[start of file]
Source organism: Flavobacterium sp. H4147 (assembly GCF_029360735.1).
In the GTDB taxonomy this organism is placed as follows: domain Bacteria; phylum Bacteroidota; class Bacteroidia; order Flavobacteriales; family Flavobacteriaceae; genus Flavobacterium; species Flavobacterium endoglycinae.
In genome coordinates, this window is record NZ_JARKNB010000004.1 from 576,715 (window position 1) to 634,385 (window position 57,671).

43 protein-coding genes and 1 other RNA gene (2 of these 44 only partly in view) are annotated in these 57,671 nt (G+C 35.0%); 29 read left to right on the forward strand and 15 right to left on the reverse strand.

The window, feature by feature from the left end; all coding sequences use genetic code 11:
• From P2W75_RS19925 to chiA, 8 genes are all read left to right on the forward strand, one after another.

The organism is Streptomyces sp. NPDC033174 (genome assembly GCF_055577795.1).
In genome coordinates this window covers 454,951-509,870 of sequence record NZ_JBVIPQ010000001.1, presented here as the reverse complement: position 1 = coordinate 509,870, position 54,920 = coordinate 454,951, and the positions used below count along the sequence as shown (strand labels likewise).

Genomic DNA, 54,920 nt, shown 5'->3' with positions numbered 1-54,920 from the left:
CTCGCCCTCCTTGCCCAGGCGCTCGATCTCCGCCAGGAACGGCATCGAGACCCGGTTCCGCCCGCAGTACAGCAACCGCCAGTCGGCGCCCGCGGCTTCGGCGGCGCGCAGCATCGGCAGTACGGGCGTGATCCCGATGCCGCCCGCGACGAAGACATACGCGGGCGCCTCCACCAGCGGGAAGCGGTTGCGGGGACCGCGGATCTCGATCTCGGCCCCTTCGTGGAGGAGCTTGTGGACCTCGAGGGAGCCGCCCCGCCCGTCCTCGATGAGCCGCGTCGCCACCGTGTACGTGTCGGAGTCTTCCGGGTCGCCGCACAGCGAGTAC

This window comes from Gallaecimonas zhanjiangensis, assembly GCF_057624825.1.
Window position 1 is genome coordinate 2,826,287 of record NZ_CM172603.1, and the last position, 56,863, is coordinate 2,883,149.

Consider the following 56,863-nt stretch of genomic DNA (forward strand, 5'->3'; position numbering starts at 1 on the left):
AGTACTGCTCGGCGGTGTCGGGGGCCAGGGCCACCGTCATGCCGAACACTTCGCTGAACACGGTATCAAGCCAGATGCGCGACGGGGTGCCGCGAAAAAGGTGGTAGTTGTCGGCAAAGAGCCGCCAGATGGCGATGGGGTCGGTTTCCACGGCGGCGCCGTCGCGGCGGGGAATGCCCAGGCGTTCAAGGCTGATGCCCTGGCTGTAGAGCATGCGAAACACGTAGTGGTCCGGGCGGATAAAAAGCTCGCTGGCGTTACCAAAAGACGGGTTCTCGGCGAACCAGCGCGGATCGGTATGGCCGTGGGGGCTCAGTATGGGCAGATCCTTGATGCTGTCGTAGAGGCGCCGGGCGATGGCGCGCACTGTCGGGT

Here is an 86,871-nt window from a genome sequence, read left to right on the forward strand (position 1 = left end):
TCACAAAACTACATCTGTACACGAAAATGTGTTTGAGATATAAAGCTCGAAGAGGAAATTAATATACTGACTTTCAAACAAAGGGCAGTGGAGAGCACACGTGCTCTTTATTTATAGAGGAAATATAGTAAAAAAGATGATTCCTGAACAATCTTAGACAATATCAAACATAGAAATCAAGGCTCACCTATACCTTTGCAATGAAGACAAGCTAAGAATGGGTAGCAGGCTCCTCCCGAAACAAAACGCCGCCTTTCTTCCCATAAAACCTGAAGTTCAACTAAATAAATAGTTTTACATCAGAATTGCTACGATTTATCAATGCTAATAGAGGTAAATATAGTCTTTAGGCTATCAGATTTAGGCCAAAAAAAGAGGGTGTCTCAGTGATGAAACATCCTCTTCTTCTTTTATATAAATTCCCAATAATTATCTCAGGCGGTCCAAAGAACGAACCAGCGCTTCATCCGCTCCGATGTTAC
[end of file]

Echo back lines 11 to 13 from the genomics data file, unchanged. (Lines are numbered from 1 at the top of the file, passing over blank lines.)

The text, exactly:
This window comes from Gallaecimonas zhanjiangensis, assembly GCF_057624825.1.
Window position 1 is genome coordinate 2,826,287 of record NZ_CM172603.1, and the last position, 56,863, is coordinate 2,883,149.

Consider the following 56,863-nt stretch of genomic DNA (forward strand, 5'->3'; position numbering starts at 1 on the left):